The word errethe is the “divine” aorist passive form. In other words, Jesus is using a formula that introduces Torah, not tradition.[46] Jesus recalls for his audience the seventh commandment as found in the LXX Decalogue (Exod 20:14 and Deut 5:18). The use of the imperatival future (moicheuseis) makes the law “You shall not commit adultery” a timeless commandment.

28. “But I (myself) say to you that everyone who looks at a woman to lust for her has already committed adultery with her in his heart.”

Jesus emphatically declares that his words, not the oral traditions of previous rabbis, are the final arbiter of the Law of Moses. He says that adultery begins in the heart of a person who first looks at a woman lustfully.

Daniel Wallace is careful to note that the phrase (everyone who looks at a woman) is a gnomic present participle. It is not a progressive action (e.g. “continually looking”), but rather a general, timeless fact.[47] Therefore, the initial look could very well result in lustful desires of the heart. Regardless of how many looks, it is the sinful thought that Jesus calls “adultery”.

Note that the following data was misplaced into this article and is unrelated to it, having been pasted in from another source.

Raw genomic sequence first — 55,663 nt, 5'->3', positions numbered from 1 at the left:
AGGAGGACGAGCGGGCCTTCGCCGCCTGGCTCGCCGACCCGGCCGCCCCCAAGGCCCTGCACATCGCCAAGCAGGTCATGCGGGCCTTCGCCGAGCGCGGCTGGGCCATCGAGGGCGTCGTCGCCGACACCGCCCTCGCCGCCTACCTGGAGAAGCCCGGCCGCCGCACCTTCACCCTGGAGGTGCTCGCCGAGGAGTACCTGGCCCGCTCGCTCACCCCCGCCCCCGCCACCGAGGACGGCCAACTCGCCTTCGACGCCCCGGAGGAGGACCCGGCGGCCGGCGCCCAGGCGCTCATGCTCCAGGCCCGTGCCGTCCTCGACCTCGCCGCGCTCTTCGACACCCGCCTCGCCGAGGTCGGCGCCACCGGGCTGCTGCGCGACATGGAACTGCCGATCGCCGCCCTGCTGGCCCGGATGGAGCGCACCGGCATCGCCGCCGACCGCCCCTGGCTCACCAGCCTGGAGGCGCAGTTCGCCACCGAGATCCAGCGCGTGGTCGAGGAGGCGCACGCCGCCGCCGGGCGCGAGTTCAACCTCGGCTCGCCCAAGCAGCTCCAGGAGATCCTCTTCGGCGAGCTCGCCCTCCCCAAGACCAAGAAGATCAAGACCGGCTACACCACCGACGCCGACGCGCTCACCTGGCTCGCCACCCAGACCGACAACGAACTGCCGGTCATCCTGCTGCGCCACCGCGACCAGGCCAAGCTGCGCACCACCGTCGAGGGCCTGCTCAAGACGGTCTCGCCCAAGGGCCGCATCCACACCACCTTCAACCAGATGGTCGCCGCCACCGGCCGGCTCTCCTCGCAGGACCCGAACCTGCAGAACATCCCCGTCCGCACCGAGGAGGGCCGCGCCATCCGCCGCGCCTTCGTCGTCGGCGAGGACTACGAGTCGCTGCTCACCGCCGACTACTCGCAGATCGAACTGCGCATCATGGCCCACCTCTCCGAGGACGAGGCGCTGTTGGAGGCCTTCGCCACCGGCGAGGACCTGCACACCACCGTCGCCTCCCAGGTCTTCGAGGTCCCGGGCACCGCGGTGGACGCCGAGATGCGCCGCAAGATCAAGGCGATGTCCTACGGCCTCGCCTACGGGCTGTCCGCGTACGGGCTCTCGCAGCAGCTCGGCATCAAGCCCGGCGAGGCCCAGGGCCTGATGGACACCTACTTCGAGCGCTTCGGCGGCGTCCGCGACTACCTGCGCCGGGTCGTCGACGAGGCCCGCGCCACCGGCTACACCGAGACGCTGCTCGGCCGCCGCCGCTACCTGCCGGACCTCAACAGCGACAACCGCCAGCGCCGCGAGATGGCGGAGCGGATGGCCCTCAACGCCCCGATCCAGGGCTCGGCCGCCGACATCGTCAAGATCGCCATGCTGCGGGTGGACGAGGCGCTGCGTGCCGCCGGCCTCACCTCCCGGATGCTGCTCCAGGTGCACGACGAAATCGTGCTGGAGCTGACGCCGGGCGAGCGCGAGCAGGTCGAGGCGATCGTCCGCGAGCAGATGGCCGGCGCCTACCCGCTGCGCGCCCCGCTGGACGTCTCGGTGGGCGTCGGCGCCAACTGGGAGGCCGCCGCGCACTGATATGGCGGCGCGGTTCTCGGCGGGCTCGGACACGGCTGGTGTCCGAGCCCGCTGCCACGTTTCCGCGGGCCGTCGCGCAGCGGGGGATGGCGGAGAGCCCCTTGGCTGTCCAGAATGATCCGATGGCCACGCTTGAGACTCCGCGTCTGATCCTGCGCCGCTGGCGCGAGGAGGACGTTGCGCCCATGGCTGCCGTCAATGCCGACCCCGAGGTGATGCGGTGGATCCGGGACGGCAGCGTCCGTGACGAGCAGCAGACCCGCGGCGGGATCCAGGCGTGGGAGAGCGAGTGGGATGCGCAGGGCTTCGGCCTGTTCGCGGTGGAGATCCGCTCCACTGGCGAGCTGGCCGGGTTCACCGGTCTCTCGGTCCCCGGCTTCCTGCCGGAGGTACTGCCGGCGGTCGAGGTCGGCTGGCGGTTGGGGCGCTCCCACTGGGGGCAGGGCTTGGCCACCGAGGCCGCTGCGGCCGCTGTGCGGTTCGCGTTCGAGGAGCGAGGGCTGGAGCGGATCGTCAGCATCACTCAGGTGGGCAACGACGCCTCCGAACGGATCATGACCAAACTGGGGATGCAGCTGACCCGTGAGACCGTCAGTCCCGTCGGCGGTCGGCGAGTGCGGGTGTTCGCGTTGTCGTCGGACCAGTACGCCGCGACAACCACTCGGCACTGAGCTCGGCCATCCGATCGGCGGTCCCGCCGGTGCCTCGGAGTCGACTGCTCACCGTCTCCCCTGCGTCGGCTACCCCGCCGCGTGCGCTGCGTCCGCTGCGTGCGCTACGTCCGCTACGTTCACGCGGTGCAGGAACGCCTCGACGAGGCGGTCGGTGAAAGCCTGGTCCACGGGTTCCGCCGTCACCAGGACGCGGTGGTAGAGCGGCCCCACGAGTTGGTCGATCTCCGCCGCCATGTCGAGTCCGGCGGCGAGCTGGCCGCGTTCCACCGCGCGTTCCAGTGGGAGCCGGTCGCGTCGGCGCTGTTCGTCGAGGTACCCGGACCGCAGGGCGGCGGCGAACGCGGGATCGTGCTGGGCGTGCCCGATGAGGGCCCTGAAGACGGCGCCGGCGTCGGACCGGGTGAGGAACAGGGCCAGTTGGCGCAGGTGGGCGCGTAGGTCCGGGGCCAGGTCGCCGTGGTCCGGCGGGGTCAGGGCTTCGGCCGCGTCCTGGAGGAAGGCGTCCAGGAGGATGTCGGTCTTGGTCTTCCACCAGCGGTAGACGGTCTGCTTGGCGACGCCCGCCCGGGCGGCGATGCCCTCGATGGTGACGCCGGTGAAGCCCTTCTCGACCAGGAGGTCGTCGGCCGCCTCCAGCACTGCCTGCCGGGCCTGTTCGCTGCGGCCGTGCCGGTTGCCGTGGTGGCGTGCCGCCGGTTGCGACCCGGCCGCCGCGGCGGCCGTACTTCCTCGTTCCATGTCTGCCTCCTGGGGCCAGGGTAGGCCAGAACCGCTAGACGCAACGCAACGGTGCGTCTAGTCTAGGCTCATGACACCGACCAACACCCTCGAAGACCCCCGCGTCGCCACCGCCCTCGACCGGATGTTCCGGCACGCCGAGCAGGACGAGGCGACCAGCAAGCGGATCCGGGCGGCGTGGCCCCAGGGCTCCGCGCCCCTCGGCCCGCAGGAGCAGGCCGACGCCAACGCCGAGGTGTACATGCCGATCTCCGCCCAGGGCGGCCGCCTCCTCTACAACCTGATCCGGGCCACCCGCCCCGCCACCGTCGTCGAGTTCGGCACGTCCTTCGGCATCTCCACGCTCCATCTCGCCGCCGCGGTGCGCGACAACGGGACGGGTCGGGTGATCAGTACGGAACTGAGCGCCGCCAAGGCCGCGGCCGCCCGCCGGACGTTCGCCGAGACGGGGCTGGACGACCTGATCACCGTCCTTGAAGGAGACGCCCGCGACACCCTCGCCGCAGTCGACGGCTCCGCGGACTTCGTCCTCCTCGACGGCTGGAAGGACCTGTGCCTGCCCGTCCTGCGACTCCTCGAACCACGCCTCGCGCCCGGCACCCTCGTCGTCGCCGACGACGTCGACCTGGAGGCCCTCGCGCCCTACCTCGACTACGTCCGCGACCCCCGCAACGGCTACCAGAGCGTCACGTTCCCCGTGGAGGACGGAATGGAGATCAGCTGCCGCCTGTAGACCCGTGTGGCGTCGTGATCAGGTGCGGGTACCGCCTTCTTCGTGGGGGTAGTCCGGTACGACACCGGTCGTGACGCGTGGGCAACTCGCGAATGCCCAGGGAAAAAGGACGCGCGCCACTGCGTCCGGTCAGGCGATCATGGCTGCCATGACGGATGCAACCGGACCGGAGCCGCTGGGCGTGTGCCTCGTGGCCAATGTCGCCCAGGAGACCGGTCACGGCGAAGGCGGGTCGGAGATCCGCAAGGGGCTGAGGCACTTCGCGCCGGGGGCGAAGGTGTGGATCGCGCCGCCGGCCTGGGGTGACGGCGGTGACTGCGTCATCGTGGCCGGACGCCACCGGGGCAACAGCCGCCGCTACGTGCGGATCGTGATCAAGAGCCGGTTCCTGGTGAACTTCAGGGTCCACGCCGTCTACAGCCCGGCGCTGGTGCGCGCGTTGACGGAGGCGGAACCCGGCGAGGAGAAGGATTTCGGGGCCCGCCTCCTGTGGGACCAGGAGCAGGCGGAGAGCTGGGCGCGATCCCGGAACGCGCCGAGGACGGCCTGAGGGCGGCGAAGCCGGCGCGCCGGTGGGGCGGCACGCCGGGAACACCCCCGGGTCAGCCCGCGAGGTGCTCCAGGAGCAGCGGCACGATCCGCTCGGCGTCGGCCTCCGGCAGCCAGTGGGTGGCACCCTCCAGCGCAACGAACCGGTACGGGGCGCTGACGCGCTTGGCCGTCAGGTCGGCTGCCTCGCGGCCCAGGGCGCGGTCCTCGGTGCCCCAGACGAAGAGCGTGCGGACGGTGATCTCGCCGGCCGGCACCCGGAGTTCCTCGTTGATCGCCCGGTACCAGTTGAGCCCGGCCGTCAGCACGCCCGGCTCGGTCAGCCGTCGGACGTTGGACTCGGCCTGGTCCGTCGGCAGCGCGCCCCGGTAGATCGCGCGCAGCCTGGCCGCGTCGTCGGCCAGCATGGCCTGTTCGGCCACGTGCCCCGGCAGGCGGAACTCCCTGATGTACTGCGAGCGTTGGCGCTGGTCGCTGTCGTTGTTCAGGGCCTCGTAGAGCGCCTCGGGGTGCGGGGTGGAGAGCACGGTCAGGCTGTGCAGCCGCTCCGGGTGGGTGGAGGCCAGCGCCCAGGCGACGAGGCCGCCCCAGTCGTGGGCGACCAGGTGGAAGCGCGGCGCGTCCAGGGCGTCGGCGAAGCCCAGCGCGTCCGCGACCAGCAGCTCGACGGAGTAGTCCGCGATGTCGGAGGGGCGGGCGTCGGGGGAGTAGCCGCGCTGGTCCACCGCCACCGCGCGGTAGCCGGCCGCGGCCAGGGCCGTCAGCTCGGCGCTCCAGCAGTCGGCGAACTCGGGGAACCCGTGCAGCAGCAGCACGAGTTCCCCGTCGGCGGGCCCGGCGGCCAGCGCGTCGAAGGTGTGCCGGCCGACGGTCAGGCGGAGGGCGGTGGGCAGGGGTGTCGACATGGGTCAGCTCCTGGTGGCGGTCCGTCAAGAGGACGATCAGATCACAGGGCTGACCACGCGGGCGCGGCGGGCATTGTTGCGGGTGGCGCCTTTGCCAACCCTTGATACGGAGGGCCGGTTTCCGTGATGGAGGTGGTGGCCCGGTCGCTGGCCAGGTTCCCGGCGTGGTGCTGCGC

As Davies and Allison point out, “The infinitive after the preposition “pro” represents result and implies that the sin lies not in the entrance of thought but in letting it incite passion.”[48] The aorist infinitive epithumesai is also used in the tenth commandment against “coveting” the wife of your neighbor (Exod 20:17 LXX). Jesus is saying that a real concern for the tenth commandment means a person will root out the evil that first begins in the imagination.

29. “And if your right eye causes you to stumble, tear it out, and throw it from you; for it is better for you that one of your members perish than for your whole body to be cast into Gehenna.”